The court specifically found Rubio was not "unduly prejudiced" by the untimely delivery of necessary documents. Rubio has not appealed that finding or shown any actual prejudice from this violation. The court made no prejudice finding with regard to Catano's interrogations of Rubio on the day of the incident, and Rubio makes no showing of prejudice in that regard. There also is no showing that the delay in holding a hearing prejudiced his administrative appeal. Rubio argues only that "the lead investigators . . . could not recall key witness information and statements due to memory loss over the three years it took for Rubio to be provided" a hearing. He cites to several pages in the testimony of Lieutenant Swain, without providing any information about the significance of that testimony. The materiality of the investigator's failure to recall when he received the store surveillance video or Catano's complaint, or the exact content of conversations he had with various officers after the incident is not immediately apparent from the portions of the testimony cited by Rubio.
Setting aside the suspension serves no rational purpose without a showing that Rubio's administrative appeal was prejudiced by the delay. It would be speculative to assume that if the commission had held a hearing sooner, it would have vacated the suspension. Since the suspension was upheld, Rubio was not placed in any worse position by the delay. The only relief he obtained was the reduction of the length of the suspension from 30 to 15 days. Had the commission heard the case sooner, he presumably would have been entitled to collect back pay based on the 15-day reduction sooner. Setting aside the entire suspension under the circumstances is excessive.
That section 3309.5, subdivision (d)(1) allows the court to enjoin a punitive action does not mean such a remedy is appropriate in every case. As we have explained, the delay in hearing an appeal cannot be analogized to a delay in completing an investigation since POBRA expressly prohibits the imposition of discipline in the latter case but says nothing about its validity in the former. A number of cases on which Rubio relies are premised on violations of the one-year limitation period for completing investigations in section 3304, subdivision (d). (See Breslin v. City and County of San Francisco (2007) 146 Cal.App.4th 1064; Alameida v. State Personnel Bd. (2004) 120 Cal.App.4th 46; Jackson v. City of Los Angeles (2003) 111 Cal.App.4th 899.) These cases are inapposite because the delay in this case does not automatically invalidate the administrative proceeding.
Rubio also relies on cases where improper interrogations resulted in prejudice. In Lybarger v. City of Los Angeles (1985) 40 Cal.3d 822, an officer was terminated for insubordination for refusing to answer questions during an investigation. (Id. at pp. 825-826.) The Supreme Court held the termination should be set aside because the officer was harmed by the failure to advise him that his statements could not be used against him in a criminal proceeding. Had he been so advised, "he might well have elected to cooperate rather than remain silent." (Id. at pp. 828-829.) In Hanna v. City of Los Angeles (1989) 212 Cal.App.3d 363, the investigation of a probationary officer for threatening a store clerk with a gun was rushed to completion before the officer obtained tenure. His statements were ordered suppressed because both their content and the investigators' version of them were found to have been affected by the rushed investigation. (Id. at pp. 374-375.) The officer in Labio, supra, 57 Cal.App.4th 1506, in addition to other counts, was specifically charged with making "false and misleading statements" during an improper interrogation, and those statements were ordered suppressed. (Id. at p. 1511.) In Perez v. City of Los Angeles (2008) 167 Cal.App.4th 118, all statements about an incident that came to light during an improper interrogation were ordered suppressed. (Id. at p. 124.)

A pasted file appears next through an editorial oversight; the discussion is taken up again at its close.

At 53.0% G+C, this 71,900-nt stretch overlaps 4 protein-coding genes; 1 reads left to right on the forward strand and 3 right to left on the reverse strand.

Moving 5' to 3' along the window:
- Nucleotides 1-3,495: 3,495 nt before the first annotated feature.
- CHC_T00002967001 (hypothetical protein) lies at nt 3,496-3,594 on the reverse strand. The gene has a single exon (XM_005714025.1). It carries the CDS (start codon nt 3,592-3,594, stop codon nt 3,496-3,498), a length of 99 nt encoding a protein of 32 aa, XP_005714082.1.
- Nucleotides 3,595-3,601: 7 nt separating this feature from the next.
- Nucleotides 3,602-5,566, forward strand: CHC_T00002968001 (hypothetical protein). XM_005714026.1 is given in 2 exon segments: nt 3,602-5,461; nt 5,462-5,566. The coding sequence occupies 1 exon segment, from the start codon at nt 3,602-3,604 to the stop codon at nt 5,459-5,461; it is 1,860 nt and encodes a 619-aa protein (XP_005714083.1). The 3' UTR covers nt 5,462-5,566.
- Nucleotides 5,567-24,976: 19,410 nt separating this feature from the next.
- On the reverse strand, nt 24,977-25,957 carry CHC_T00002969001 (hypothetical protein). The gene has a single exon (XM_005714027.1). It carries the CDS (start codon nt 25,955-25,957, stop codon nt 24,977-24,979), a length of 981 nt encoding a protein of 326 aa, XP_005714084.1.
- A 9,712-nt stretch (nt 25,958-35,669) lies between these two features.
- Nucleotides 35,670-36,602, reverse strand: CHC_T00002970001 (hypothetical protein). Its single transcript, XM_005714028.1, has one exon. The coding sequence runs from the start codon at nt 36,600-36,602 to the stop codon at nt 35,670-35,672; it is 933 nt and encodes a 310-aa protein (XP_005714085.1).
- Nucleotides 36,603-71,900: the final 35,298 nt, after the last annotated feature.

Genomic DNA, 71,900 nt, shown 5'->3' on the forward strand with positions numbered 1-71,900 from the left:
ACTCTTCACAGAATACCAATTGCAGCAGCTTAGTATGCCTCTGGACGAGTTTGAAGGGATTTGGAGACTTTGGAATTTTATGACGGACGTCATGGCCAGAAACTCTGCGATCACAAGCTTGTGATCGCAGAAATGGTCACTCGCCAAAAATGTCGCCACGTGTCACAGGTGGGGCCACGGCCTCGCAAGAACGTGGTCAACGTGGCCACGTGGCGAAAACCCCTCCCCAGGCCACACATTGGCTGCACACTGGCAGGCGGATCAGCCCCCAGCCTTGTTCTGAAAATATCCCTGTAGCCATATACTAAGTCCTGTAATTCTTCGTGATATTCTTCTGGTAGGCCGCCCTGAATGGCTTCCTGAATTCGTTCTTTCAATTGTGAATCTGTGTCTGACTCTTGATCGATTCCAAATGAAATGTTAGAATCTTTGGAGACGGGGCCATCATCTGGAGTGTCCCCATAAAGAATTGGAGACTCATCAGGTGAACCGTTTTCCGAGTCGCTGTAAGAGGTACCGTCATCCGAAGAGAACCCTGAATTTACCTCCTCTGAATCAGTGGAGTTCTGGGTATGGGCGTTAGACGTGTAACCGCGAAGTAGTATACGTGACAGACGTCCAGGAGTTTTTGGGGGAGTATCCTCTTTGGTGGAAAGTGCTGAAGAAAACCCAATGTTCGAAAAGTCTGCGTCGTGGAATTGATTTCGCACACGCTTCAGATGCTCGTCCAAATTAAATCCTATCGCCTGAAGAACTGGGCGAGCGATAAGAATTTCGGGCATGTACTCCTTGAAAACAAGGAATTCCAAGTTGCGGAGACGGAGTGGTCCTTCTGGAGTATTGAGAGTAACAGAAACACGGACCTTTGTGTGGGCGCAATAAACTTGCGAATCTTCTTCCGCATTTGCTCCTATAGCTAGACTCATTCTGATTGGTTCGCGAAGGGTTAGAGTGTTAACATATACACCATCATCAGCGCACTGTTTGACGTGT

Rubio's reliance on these cases is misplaced. In all of them, the officers were actually prejudiced by an improper interrogation. Rubio has not shown that he was disciplined for or because of anything he said or did not say on the day of the use-of- force incident. Nor has he shown how a proper interrogation would have changed the result of the investigation.
The court abused its discretion in setting aside Rubio's suspension absent evidence of prejudice. The portions of the judgment and writ prohibiting this discipline, awarding back pay and benefits, and ordering the city to remove all records of it from the personnel file are, therefore, reversed as to Rubio.